4. Your Self-Esteem.

Think about it: we tend to compare ourselves to the people in our social group, and the social group we wish we were in, so if our friends have more than us (money, looks, things, etc.), then we tend to feel worse about ourselves and our lives. On the other hand, if we have a bit more than most of the people in our group, we tend to feel better about our lives. Obviously, self-esteem should come from within, though, so take a step back and re-evaluate if you find yourself guilty of this.

5. Your Goals & Aspirations.

Did you know that over 80% of women have “frenemies”? In other words, people who don’t have our best interests at heart and actually undermine goal accomplishment. Well, according to professional coach, it’s true. Research from Shelley Gable, called ‘What Happens When Things Go Right?’ says that how our friends respond to our good news can predict whether or not we continue to pursue what matters to us. The only right way to respond is called ‘active constructive responding,” which is an upbeat, engaging response that begs to know all the details.

6. Your Style.

Along with your geographic area, your family, and the media, friends have a big influence on what you wear. The more important fitting in is for you, the greater your friends’ influence will be. So when it comes to your clothes, whatever style it is that you’re used to seeing on a day-to-day basis, the more likely it is you’ll adopt this look for yourself. Why? Because it becomes your visual norm. This could be good or bad.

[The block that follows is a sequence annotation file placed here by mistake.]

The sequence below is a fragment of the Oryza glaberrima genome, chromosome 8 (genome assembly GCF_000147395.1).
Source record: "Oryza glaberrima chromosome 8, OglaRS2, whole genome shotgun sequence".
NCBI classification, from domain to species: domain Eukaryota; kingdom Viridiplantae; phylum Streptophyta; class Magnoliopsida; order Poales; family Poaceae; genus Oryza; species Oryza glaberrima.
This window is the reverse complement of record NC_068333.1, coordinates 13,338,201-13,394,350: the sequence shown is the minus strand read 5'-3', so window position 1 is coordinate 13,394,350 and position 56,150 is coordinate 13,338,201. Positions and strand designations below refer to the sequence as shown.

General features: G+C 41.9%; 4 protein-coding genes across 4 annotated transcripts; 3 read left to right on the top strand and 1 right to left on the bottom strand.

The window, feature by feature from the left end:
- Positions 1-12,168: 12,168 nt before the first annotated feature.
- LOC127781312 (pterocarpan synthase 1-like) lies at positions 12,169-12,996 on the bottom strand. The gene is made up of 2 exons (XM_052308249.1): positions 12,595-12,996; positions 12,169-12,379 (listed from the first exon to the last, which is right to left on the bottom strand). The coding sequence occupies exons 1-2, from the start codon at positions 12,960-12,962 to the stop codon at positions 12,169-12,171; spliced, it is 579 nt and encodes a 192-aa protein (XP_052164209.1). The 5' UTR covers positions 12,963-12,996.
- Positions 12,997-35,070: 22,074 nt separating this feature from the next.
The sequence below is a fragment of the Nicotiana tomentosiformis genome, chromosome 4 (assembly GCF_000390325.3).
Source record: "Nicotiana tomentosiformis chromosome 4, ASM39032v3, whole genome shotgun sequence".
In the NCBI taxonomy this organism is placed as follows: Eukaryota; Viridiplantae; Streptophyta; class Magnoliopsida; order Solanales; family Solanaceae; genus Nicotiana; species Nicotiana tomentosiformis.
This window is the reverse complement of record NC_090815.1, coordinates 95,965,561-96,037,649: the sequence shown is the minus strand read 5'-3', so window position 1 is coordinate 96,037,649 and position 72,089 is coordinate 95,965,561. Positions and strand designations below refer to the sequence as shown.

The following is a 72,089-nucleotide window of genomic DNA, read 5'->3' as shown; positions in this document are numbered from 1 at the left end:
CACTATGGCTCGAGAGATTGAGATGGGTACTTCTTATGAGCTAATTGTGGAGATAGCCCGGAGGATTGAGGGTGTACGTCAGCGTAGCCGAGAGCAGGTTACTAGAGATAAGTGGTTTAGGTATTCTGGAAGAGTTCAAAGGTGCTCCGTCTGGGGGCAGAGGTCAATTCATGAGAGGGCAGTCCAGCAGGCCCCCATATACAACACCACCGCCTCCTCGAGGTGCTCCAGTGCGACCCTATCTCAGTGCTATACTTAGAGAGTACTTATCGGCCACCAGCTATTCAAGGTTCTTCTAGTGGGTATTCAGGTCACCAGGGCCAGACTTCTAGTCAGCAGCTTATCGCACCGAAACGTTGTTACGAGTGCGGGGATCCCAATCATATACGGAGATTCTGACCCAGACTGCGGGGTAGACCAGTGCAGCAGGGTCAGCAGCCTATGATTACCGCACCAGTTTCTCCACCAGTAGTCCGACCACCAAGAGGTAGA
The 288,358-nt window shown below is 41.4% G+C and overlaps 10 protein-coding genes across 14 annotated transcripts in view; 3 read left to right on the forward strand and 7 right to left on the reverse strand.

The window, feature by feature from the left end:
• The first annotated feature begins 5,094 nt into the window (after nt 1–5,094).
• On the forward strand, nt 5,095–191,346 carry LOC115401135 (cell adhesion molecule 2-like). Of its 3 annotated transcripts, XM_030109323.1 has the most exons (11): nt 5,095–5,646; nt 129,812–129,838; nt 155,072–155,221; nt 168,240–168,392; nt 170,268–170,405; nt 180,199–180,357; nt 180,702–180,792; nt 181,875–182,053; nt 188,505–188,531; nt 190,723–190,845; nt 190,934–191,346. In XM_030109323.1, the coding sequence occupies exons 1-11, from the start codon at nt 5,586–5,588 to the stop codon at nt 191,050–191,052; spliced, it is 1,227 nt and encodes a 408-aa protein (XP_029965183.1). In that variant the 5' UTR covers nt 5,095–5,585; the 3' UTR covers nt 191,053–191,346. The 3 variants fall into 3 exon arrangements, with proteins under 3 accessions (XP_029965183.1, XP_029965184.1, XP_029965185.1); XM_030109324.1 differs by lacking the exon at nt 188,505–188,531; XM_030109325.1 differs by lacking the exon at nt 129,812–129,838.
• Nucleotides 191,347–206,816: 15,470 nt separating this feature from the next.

7. Your Career.

How many times have you heard, or said, ‘It’s who you know,’ when speaking of someone successful? It’s true. In order to succeed in many things, you need to know the people who have the power in that field. Throughout your school years, you build friendships with people who will turn out to be the powerful ones. And when you build good relationships with people who have succeeded, you find mentors and get an extra boost up the ladder of success that doesn’t exist for outsiders.

So tell us, how have your friends influenced you in your life, for better or worse?

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How To Ignore Pain And Feelings?